Beyond Sneezing: Lesser Known Signs of Allergies

During cold and flu season, it can be hard to tell if you’re getting sick or dealing with seasonal allergies, which can cause a number of symptoms that mimic cold and flu symptoms. 

You might think allergies just cause sneezing, which is indeed among the most common allergy symptoms. This is because allergic triggers like dust, pollen, and dander can irritate your sensitive mucous membranes inside your nose, and you sneeze as a way to flush them out. 

To help you tell illnesses and allergies apart, our team at NY Family Docs has put together this guide to other common allergy symptoms. With 10 offices in Brooklyn and Queens, New York City, it’s easy to find a provider near you who can help you get in control of your allergies. 

Stuffy nose

While nasal congestion is often associated with colds, you might be surprised to know that allergies could be behind it instead. Allergies can irritate sensitive nasal lining, causing a stuffy or runny nose. 

Rather than suffer, you may be able to take allergy medications such as decongestants that can quickly soothe the lining of your nose and reduce congestion.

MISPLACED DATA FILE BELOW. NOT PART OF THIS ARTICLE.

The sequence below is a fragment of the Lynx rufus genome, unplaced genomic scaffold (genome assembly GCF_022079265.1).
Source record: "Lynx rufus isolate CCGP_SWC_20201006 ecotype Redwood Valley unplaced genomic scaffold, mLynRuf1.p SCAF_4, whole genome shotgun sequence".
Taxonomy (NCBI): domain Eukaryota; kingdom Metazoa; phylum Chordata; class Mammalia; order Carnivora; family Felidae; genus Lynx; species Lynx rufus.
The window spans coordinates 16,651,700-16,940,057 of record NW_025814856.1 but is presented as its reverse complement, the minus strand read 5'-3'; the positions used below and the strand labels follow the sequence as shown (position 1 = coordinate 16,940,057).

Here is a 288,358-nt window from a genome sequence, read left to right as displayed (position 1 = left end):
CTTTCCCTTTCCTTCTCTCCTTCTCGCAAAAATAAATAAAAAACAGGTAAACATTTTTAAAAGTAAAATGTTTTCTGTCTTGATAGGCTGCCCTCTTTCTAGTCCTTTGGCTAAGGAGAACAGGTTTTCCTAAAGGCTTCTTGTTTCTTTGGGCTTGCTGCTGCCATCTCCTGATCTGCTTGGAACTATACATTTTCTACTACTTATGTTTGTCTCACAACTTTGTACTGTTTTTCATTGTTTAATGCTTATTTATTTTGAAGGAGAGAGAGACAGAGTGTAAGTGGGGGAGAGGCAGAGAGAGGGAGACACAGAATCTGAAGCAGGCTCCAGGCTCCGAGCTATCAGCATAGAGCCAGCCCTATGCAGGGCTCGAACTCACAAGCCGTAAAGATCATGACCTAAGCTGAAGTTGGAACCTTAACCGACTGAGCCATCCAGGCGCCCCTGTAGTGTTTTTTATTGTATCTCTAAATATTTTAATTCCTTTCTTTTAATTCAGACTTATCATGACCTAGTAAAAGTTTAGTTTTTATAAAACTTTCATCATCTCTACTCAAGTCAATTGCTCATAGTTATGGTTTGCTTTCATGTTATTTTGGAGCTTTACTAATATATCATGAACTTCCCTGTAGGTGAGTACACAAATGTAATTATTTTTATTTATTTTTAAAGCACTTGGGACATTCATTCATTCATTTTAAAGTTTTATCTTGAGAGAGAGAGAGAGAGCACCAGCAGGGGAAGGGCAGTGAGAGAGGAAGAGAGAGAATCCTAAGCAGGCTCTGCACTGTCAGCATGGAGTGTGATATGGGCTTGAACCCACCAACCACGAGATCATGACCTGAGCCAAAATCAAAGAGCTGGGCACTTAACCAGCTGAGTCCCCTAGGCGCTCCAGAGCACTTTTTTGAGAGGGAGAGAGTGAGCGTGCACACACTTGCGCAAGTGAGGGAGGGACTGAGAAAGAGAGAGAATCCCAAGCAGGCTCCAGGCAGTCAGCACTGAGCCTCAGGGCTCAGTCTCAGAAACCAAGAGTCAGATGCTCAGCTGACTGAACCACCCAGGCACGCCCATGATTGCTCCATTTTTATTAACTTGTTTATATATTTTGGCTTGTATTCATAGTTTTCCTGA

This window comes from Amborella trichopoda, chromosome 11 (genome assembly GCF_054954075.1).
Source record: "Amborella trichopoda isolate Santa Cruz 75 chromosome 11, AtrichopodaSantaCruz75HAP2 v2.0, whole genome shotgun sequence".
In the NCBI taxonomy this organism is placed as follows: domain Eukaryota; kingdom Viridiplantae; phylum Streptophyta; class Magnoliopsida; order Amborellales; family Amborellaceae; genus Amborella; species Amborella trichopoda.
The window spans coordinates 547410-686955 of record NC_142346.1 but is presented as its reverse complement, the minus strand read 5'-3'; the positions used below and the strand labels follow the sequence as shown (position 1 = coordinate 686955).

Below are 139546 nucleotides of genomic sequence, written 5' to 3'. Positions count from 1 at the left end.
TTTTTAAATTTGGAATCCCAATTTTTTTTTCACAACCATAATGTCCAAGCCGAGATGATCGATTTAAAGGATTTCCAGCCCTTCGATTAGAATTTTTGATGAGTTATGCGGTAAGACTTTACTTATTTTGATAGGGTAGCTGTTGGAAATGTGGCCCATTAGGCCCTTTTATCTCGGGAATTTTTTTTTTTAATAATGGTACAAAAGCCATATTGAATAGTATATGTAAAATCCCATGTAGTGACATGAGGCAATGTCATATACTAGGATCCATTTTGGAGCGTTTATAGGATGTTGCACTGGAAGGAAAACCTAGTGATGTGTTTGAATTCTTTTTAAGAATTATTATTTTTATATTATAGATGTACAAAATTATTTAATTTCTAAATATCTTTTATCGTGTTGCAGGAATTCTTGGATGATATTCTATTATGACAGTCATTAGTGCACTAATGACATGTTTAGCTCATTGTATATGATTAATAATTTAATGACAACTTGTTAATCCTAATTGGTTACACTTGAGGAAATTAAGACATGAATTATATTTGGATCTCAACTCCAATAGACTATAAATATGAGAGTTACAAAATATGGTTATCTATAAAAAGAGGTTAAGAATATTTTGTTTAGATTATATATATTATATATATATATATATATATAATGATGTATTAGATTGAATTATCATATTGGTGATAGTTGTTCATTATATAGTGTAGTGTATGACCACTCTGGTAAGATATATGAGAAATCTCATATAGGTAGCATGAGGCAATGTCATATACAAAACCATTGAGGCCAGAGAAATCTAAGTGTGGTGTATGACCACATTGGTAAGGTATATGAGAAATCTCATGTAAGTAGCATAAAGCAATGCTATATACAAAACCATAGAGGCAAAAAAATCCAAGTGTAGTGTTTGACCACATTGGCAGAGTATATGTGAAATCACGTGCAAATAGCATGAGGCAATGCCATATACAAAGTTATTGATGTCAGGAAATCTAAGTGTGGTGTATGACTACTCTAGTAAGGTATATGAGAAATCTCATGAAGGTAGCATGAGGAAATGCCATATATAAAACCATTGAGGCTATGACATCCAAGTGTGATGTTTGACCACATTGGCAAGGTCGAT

Itchy eyes and excess tears

Itchy, irritated eyes tend to water as a response to irritants in the air like pollen, dust, and pollution. This can lead to you rub your eyes, which can actually make your symptoms worse. Allergy eye drops can treat your symptoms at the source. 

Feeling run-down 

Allergies can also cause you to feel run-down and unwell, similar to when you have a cold or flu. However, you’re unlikely to develop a fever, digestive problems, or severe aches and pains with most seasonal allergies. 

Dry coughs

Coughing is a common symptom that can be caused by allergies, a cold, or the flu. While having a cold or flu often causes coughing as your body fights a virus, allergies usually cause coughs because they increase mucus production and postnasal drip.


While a cold or the flu is more likely to cause exhaustion, allergies can also leave you worn out. This is especially common if you suffer from hay fever. Taking over-the-counter allergy meds can help you feel better. 

Hives, itching, or swelling 

Hives are raised, itchy welts that are often part of an allergic response, either due to ingesting an irritant or making skin contact with one. Sometimes, allergies can also leave you feeling itchy in general, or cause swelling of a body part such as your lips, hands, or face. 

If you suddenly notice swelling in your face, eyes, or throat, it might be a sign of a severe allergic response and might require immediate attention. Similarly, if your allergies are making it hard to breathe, it’s important to see a doctor immediately. 

If you’re experiencing any of the above symptoms, you might be wondering whether it’s a sign of allergies, a cold, or the flu. 

The best way to know for sure is to come in for a consultation with one of our trained providers at NY Family Docs. To find out more, call any of our 10 convenient locations around New York City or send us a message online. 

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